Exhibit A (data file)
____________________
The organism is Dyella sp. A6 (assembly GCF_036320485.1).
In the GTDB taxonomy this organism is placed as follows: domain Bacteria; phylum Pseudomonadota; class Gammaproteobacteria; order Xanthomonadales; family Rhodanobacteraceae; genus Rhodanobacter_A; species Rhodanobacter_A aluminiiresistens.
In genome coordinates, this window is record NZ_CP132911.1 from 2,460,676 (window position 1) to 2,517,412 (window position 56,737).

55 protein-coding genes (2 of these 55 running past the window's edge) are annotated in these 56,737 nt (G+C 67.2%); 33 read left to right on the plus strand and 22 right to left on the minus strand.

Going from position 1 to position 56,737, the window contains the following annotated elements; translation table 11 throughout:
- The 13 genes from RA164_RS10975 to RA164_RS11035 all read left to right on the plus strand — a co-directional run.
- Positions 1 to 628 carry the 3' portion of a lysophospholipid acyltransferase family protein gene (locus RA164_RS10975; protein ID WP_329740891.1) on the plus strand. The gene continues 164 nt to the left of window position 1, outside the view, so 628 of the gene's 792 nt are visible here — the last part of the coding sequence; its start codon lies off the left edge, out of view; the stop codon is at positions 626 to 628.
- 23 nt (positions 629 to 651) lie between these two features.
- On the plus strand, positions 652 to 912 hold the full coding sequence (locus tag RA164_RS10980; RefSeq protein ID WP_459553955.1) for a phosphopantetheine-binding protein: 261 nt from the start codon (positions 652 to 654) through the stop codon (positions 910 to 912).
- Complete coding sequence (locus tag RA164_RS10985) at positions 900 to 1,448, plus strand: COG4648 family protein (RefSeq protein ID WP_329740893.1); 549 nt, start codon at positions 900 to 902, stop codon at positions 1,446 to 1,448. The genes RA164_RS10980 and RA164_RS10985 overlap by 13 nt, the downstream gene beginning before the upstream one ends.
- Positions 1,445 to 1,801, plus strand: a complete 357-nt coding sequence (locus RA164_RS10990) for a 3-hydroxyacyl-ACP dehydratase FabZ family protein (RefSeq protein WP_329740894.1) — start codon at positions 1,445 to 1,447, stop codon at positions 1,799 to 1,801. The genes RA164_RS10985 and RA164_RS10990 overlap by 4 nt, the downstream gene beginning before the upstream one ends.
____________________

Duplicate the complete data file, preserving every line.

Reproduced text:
The organism is Dyella sp. A6 (assembly GCF_036320485.1).
In the GTDB taxonomy this organism is placed as follows: domain Bacteria; phylum Pseudomonadota; class Gammaproteobacteria; order Xanthomonadales; family Rhodanobacteraceae; genus Rhodanobacter_A; species Rhodanobacter_A aluminiiresistens.
In genome coordinates, this window is record NZ_CP132911.1 from 2,460,676 (window position 1) to 2,517,412 (window position 56,737).

55 protein-coding genes (2 of these 55 running past the window's edge) are annotated in these 56,737 nt (G+C 67.2%); 33 read left to right on the plus strand and 22 right to left on the minus strand.

Going from position 1 to position 56,737, the window contains the following annotated elements; translation table 11 throughout:
- The 13 genes from RA164_RS10975 to RA164_RS11035 all read left to right on the plus strand — a co-directional run.
- Positions 1 to 628 carry the 3' portion of a lysophospholipid acyltransferase family protein gene (locus RA164_RS10975; protein ID WP_329740891.1) on the plus strand. The gene continues 164 nt to the left of window position 1, outside the view, so 628 of the gene's 792 nt are visible here — the last part of the coding sequence; its start codon lies off the left edge, out of view; the stop codon is at positions 626 to 628.
- 23 nt (positions 629 to 651) lie between these two features.
- On the plus strand, positions 652 to 912 hold the full coding sequence (locus tag RA164_RS10980; RefSeq protein ID WP_459553955.1) for a phosphopantetheine-binding protein: 261 nt from the start codon (positions 652 to 654) through the stop codon (positions 910 to 912).
- Complete coding sequence (locus tag RA164_RS10985) at positions 900 to 1,448, plus strand: COG4648 family protein (RefSeq protein ID WP_329740893.1); 549 nt, start codon at positions 900 to 902, stop codon at positions 1,446 to 1,448. The genes RA164_RS10980 and RA164_RS10985 overlap by 13 nt, the downstream gene beginning before the upstream one ends.
- Positions 1,445 to 1,801, plus strand: a complete 357-nt coding sequence (locus RA164_RS10990) for a 3-hydroxyacyl-ACP dehydratase FabZ family protein (RefSeq protein WP_329740894.1) — start codon at positions 1,445 to 1,447, stop codon at positions 1,799 to 1,801. The genes RA164_RS10985 and RA164_RS10990 overlap by 4 nt, the downstream gene beginning before the upstream one ends.